Things look pretty black in Vienna, even after the detested Duke absents himself and leaves in his stead Angelo, the deputy with ice water in his veins and, if the ribald Lucio is to be believed, elsewhere as well. The panels of a cold, dark, shiny set slide open to reveal only bars and more bars, in a city where the court is part prison, part nunnery, and the all-black, doily-collared dress of the men suggests a city where fornicators, professional or amateur, are already isolated outsiders.
Lucio says he speaks with the authority of one who has watched Angelo relieving himself, but if we recall that he also crisply remarks: "I know what I know," we realise that this vainglorious phrase might be the keynote of a play in which no one can rely on his ostensible knowledge, least of all the deputy. Certain that he is invulnerable to the passions that lead men to the lawbreaking for which he whips and hangs them, Angelo is struck, lightning-like, by love for Isabella. Then, believing he is possessing her, he shares a bed with Mariana of the moated grange. Lucio, certain that he is speaking to a friar of little account, defames the Duke to the disguised nobleman.
Only Isabella remains steadfastly herself, defying familial bonds and state authority as she refuses to yield her virginity to the besotted Angelo in return for the life of her condemned brother, Claudio. In the play's last moments, however, her world is turned upside down by an unexpected proposal that will make her plan for the convent and her limited self-knowledge as irrelevant as if she had traded herself after all.
Peter Hall's production at the Bath Festival brings out the ironies of this sardonic play - the scene in which Lucio, urging the young postulant to plead more and more fervently with Angelo, is clearly a version of a procurer's demands for more animation from an apprentice whore. But the scene, like all of those in which Andrea Riseborough appears, suffers from this actor's pinched, parched manner (in which virtue is imagined as stony-heartedness), her schoolgirlish voice and her constant traffic-signalling of her emotions with banal, choppy gestures. It is unlikely that the ferociously austere Angelo would succumb to a paler version of himself.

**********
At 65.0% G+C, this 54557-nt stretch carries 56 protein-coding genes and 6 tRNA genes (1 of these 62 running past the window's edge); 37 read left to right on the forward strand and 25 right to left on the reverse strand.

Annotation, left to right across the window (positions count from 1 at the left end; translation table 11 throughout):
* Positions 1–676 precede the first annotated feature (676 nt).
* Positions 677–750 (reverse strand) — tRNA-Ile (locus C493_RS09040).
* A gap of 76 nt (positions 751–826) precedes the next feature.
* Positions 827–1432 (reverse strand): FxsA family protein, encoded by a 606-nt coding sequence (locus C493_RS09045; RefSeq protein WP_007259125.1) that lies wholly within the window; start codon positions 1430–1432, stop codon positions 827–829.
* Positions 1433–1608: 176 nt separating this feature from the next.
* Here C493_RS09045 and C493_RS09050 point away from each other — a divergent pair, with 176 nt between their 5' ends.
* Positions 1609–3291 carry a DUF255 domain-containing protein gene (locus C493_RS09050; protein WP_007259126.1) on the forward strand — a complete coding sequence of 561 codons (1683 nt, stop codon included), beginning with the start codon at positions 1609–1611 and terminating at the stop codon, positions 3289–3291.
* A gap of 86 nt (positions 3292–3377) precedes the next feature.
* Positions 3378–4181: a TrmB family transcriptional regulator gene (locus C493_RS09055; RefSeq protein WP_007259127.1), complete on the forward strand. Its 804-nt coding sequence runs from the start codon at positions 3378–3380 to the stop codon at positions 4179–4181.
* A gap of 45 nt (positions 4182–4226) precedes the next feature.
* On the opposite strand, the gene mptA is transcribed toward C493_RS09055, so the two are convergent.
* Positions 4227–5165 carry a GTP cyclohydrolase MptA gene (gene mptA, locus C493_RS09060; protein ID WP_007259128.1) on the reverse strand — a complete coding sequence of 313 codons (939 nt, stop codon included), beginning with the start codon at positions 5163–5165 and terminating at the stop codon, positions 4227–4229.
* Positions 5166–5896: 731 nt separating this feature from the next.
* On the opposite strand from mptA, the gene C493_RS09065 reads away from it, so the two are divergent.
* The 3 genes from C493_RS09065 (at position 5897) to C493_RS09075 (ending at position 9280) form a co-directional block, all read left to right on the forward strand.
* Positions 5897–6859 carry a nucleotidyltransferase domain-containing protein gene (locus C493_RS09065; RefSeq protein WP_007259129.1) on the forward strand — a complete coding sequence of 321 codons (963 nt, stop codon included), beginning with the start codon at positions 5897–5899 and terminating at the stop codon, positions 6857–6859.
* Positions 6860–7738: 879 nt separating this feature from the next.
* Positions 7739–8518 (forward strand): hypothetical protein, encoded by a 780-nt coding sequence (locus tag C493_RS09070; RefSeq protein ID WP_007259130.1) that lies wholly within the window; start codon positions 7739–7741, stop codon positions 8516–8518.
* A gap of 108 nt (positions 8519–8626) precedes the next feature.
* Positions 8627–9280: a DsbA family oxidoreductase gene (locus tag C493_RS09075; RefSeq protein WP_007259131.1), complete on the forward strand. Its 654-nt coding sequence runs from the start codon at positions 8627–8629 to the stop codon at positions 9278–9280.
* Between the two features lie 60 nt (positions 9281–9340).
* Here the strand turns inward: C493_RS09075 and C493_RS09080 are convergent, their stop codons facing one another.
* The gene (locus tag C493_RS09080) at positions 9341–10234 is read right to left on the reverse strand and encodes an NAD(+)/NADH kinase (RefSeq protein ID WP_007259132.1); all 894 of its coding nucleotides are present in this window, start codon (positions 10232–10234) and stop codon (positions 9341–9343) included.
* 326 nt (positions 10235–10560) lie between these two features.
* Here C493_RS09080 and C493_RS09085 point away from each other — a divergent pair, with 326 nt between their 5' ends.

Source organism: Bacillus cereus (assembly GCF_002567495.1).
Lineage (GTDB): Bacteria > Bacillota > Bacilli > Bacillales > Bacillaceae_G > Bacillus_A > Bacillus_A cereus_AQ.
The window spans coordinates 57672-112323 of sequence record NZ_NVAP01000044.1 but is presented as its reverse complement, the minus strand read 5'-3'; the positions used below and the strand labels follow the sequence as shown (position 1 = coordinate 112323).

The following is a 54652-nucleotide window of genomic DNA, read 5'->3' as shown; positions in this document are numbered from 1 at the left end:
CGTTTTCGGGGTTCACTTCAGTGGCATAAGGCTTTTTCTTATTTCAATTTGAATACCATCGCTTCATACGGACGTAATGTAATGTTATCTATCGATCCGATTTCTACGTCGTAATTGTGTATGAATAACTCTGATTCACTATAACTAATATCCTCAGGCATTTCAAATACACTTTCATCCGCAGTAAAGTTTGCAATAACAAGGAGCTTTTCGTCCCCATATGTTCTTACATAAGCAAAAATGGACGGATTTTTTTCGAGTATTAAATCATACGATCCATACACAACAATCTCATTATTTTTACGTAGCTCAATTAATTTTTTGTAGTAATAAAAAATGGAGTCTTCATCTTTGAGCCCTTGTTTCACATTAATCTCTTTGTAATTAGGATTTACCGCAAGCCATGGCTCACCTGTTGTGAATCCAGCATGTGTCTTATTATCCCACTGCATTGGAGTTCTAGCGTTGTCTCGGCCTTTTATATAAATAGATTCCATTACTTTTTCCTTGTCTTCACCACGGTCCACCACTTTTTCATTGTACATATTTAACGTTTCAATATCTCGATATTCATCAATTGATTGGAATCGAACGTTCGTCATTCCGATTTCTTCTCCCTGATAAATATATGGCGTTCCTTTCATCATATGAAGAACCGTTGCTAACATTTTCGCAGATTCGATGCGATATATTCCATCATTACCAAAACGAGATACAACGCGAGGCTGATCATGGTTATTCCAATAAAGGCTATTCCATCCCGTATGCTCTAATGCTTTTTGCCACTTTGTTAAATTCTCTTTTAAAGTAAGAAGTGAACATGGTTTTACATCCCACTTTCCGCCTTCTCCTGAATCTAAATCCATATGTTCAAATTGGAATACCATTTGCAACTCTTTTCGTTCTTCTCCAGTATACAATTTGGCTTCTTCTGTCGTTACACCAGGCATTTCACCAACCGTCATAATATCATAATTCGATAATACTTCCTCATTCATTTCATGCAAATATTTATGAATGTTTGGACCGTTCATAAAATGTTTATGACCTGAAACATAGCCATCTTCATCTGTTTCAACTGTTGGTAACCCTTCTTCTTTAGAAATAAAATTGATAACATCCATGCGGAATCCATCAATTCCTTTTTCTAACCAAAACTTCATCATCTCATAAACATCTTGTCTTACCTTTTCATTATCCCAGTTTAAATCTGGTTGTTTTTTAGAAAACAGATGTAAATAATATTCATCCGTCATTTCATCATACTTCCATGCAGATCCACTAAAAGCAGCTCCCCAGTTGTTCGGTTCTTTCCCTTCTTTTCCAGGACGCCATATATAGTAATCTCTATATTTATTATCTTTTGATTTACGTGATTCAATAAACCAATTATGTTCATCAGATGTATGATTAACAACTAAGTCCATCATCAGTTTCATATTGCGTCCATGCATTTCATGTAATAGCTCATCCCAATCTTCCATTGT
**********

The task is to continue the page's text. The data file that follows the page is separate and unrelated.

If only, one wishes (I always do, whenever I see this play), the actress in this part could be, while aloof, rapturously sensual, devoted body and soul to God. (It's not just the coincidence of names that makes me long for a young Isabella Rossellini.) One could then understand Angelo - a man who, fundamentally weak, is obsessed with appearing strong - subjugated by an Isabella whose sexual nature is expressed in powerful self-containment rather than the looseness that ordinarily repels him.
Richard Dormer makes a good shot at Angelo's anguish and despair, nearly in tears at his helplessness and confusion, but the lack of the sensual element in him as well makes his distress seem that of a man whose business deal has gone badly wrong.
It's a pleasure to hear James Laurenson's beautiful voice and his skilful way with verse (Barry Stanton, as the sonorous councillor, is also a pleasure to hear). But one is unsure whether the characterisation is simply shaky, or whether he means to suggest that the Duke, who seems moribund in his opening scene but is considerably livelier in his monkish disguise, has donned the cowl in an attempt to get closer to his people in the personal as well as the political sense, to stir the blood in his own sluggish veins.
In the final, lengthy scene of revelation and judgement - which itself could use more movement and spirit - his sudden proposal does not seem the end of a quest for wisdom so much as another desperate, ill-judged effort at humanity. Another troubling aspect of the Duke's last decision is the disparity in age between him and Isabella.
On the whole, in fact, this cast is rather long in the tooth. Ben Turner's Claudio is fresh-faced and appealing, but Michael Mears as his roistering companion Lucio looks old enough to be his father - and certainly old enough to know better, a fact that shadows an otherwise deft and witty performance with unsavoury gloom. Teddy Kempner's strenuously ineffectual comic turns as the bawd reflect his general sheepish manner, which suggests a man long retired from his trade rather than one so busy and thriving as to merit prison.
In the small part of the down-in-the-mouth Elbow, however, Edward Bennett succeeds in making the constable, whose demeanour is as hangdog as his moustache, hilariously lugubrious.
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